What Is a 1031 Tax Exchange?

What Is a 1031 Tax Exchange?

A 1031 tax exchange provides exceptions and tax deferments for like-kind exchanges, which refer to the process of swapping one business or investment asset for another. The rules and regulations associated with these transactions are outlined under IRC Code Section 1031.

A tax 1031 tax exchange is accomplished following a "like-kind" exchange or simultaneous swap of investment properties. To satisfy these requirements, the properties in question must be of similar nature, character or class and held as an investment or for trade.

The majority of real-estate swaps are regarded as "like-kind," but the cost of the replacement property must at least equal the net proceeds procured from the sale of the original property. Moreover, all of the equity procured from the sale of the relinquished asset must be used to purchase the replacement asset.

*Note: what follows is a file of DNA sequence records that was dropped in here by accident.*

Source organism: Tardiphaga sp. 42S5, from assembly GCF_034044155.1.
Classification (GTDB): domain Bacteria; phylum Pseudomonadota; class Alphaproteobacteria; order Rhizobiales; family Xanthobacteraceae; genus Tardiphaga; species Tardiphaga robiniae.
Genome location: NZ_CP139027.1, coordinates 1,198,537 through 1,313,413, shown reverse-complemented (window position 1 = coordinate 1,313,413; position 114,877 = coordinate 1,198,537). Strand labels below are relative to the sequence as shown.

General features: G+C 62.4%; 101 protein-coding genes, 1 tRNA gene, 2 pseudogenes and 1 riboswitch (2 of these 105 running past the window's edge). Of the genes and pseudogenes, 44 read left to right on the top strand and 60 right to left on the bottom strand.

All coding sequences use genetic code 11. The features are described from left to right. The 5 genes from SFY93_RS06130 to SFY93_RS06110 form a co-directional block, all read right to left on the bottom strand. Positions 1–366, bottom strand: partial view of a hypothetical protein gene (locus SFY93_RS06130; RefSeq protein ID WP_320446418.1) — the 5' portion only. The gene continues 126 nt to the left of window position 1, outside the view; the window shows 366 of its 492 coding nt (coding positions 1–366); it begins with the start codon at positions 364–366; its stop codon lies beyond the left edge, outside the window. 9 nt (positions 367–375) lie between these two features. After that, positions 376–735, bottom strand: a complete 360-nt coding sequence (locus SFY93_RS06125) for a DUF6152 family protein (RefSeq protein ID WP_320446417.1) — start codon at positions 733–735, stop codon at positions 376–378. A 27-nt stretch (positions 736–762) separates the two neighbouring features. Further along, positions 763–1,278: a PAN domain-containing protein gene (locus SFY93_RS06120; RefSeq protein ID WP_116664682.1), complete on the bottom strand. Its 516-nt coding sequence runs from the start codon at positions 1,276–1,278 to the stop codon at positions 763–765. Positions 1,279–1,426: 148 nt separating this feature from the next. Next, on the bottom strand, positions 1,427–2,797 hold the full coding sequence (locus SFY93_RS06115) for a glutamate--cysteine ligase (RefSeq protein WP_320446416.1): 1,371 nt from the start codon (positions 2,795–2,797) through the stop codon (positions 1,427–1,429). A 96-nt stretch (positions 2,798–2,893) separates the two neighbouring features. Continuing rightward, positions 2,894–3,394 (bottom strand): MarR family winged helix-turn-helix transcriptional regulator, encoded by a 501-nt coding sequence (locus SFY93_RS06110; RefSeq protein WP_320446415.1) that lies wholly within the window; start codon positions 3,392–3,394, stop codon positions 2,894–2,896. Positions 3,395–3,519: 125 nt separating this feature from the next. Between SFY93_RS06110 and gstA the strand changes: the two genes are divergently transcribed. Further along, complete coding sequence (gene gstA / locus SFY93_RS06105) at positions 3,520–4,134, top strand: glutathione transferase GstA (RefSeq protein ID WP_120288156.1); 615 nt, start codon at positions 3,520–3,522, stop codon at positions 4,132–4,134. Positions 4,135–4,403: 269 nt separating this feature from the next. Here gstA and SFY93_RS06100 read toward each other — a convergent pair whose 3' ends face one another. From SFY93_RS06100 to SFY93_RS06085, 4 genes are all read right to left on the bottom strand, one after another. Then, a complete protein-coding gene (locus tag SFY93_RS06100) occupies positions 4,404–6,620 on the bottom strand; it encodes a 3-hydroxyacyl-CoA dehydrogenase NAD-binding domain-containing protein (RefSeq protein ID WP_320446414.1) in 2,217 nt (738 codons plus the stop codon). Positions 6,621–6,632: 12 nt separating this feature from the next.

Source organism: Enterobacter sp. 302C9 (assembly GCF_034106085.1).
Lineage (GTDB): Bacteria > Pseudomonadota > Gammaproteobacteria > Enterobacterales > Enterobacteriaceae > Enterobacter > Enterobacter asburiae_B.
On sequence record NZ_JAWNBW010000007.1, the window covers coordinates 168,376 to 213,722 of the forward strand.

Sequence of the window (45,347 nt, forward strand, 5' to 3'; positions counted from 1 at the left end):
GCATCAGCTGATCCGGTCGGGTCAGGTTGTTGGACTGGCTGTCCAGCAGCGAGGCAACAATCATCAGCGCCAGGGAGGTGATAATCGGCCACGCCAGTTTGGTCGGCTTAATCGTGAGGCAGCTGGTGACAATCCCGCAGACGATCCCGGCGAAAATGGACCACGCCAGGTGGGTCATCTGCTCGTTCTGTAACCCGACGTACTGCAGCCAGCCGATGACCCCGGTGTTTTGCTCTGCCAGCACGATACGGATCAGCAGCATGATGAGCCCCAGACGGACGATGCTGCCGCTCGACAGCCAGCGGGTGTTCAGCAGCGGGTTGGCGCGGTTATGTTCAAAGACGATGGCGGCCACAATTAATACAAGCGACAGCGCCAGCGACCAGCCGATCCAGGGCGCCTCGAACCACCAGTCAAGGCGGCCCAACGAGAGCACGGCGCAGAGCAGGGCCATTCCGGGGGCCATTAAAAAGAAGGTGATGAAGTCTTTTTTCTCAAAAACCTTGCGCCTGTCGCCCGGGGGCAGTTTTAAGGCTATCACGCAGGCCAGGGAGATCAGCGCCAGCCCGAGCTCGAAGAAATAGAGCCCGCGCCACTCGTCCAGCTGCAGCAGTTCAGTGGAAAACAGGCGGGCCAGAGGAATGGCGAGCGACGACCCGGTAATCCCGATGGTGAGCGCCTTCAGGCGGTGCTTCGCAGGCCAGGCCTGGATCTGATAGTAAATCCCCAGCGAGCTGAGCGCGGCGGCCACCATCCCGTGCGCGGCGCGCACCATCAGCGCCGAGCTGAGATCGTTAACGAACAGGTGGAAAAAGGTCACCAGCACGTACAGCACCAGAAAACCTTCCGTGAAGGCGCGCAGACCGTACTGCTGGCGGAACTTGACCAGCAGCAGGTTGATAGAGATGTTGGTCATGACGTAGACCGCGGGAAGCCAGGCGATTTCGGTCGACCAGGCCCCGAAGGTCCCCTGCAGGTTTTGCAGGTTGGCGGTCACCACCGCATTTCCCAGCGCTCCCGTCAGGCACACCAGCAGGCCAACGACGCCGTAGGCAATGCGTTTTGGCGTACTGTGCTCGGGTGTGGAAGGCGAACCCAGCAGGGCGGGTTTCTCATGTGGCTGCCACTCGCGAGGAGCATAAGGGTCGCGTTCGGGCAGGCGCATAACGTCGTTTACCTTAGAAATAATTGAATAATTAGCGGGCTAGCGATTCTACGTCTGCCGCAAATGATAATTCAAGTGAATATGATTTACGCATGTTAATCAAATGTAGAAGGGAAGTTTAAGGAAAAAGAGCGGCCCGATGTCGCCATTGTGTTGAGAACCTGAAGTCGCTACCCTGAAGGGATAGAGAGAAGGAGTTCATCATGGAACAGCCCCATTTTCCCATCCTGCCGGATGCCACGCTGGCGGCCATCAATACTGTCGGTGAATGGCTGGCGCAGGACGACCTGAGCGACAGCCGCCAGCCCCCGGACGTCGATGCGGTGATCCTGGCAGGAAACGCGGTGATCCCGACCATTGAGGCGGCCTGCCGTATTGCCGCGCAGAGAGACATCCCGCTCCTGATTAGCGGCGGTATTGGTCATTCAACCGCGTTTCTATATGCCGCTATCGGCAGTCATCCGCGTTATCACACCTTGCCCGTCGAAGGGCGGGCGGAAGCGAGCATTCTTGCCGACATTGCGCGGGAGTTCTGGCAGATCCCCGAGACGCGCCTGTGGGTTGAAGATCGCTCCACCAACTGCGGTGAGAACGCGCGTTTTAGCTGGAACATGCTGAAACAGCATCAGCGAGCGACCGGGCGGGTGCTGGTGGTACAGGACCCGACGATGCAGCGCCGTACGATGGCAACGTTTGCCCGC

The 1031 tax exchange is applied only to business and investment properties; proceeds generated from the sale of a primary residence or vacation home are not subject to the provision. Individuals, corporations, partnerships, trusts, LLCs and all other tax-paying entities are eligible to participate in a 1031 tax exchange.

IRC Section 1031 provides a tax deferment if the gains procured from the sale of a business or investment property are reinvested in a similar property. The 1031 tax exchange thus allows business and investment property owners to postpone the capital gains tax applied to the sale of their investment.